An example of blending personnel and technology is the use of FinWebTech’s Catalyst automated compliance software as part of a firm’s compliance program. Catalyst provides firm with a cost effective technology solution to create the right mix between staffing and technology. Compliance programs that require monitoring of transactions for trading and AML will benefit from Catalyst’s transaction monitoring system. This system provides alerts based on rules which are triggered based on exceptions for AML, Suitability and Risk with workflows and alerts to the firm’s designated staff or supervisor to process, review and document the alert in the system. Firms that have multiple personnel have the challenge of supervision. Catalyst’s Supervisory and Management module provides essential tools to manage supervisors, front line staff, reps, branch offices and operations to ensure everyone is completing their compliance responsibilities. This translates into audit log reporting for accountability. Catalyst’s KYC module helps all firms with their KYC requirements to provide workflow and documentary evidencing of KYC on customers. Catalyst also provides other essential AML and Trading review processes and documentation modules that allows the supervisor to effectively manage and document their reviews.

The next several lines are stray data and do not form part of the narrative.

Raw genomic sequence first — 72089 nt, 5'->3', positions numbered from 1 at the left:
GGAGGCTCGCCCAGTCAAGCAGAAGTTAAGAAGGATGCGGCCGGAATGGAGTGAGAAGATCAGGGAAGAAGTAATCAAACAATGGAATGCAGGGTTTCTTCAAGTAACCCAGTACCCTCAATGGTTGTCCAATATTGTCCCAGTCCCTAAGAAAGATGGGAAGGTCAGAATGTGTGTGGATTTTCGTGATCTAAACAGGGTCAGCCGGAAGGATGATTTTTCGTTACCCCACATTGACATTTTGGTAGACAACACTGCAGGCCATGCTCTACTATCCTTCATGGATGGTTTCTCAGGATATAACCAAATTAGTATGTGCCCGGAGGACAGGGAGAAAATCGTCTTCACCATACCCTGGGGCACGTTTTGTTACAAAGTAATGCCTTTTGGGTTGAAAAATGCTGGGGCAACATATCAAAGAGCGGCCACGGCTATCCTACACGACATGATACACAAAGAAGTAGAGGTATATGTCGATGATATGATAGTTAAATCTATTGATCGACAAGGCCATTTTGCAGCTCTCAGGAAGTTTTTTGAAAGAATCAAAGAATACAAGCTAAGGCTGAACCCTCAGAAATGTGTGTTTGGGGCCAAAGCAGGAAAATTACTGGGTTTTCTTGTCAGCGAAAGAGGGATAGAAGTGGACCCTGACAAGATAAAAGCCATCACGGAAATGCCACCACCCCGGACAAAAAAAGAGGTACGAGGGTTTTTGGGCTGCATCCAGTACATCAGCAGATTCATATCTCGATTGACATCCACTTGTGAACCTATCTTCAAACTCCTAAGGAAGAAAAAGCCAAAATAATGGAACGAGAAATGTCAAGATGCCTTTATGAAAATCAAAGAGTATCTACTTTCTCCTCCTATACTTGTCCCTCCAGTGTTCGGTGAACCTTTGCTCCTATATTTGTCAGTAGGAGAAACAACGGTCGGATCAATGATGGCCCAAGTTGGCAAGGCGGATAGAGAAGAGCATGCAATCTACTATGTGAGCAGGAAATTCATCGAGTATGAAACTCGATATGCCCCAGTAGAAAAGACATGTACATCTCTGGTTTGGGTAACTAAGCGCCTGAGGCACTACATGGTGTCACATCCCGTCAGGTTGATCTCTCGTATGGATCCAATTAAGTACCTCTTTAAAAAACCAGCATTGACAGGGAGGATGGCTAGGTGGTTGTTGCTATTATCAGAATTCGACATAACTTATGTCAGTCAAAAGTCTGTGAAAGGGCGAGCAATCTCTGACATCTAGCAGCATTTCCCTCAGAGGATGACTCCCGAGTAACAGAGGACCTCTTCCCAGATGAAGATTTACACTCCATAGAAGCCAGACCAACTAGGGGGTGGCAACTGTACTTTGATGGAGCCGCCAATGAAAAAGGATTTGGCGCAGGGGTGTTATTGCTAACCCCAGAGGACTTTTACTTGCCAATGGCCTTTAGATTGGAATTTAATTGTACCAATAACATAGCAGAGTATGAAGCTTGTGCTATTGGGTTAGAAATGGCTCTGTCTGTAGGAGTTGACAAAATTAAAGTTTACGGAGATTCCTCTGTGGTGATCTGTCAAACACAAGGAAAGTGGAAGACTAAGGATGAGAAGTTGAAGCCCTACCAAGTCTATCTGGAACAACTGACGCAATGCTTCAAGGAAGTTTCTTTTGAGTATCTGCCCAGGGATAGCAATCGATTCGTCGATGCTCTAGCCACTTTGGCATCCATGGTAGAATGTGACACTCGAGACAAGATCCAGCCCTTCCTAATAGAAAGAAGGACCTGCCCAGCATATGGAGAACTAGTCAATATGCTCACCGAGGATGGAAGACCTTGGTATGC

Many firms are afraid of technology with cost being the main culprit. Firms need not be afraid of the costs because Catalyst’s was priced to give all firms access to technology regardless of size; and CCOs need not be fearful of approaching management with compliance technology proposals as Catalyst’s low costs would not be a big hit to the firm’s bottom line, but potentially save the firms in the long run from costly enforcement actions and lawsuits. Firms are also afraid of technology because they may be inexperienced with it. Firms need not be afraid of embracing technology because of this fear as FinWebTech provides the full set up, and ongoing consulting on the application free of charge.
FinWebTech is a Service as a Software (SaaS) company developing compliance automation applications to assist firms with ‘Big Data’ and the growing needs of compliance in the financial services industry. FinWebTech’s inaugural product Catalyst provides firms with: Automated Transaction Surveillance for AML and Suitability; Risk Assessments and Risk Management tools; Trade Blotter Management, AML Management, Suitability Management and FINRA 2111 controls; Supervisory and Management Controls, Audit Logs, KYC, Document Repository and other tools to assist compliance and AML departments manage their programs and reduce risk. Unlike other applications, Catalyst is unique because it was designed by an industry experienced Chief Compliance Officer for compliance. FinWebTech’s mission is to provide all financial services firms with access to compliance automation and has priced its products to give small to medium sized firms access to technology.
For more information on FinWebTech and Catalyst, please contact Don Lee at
firstname.lastname@example.org or 305-409-1307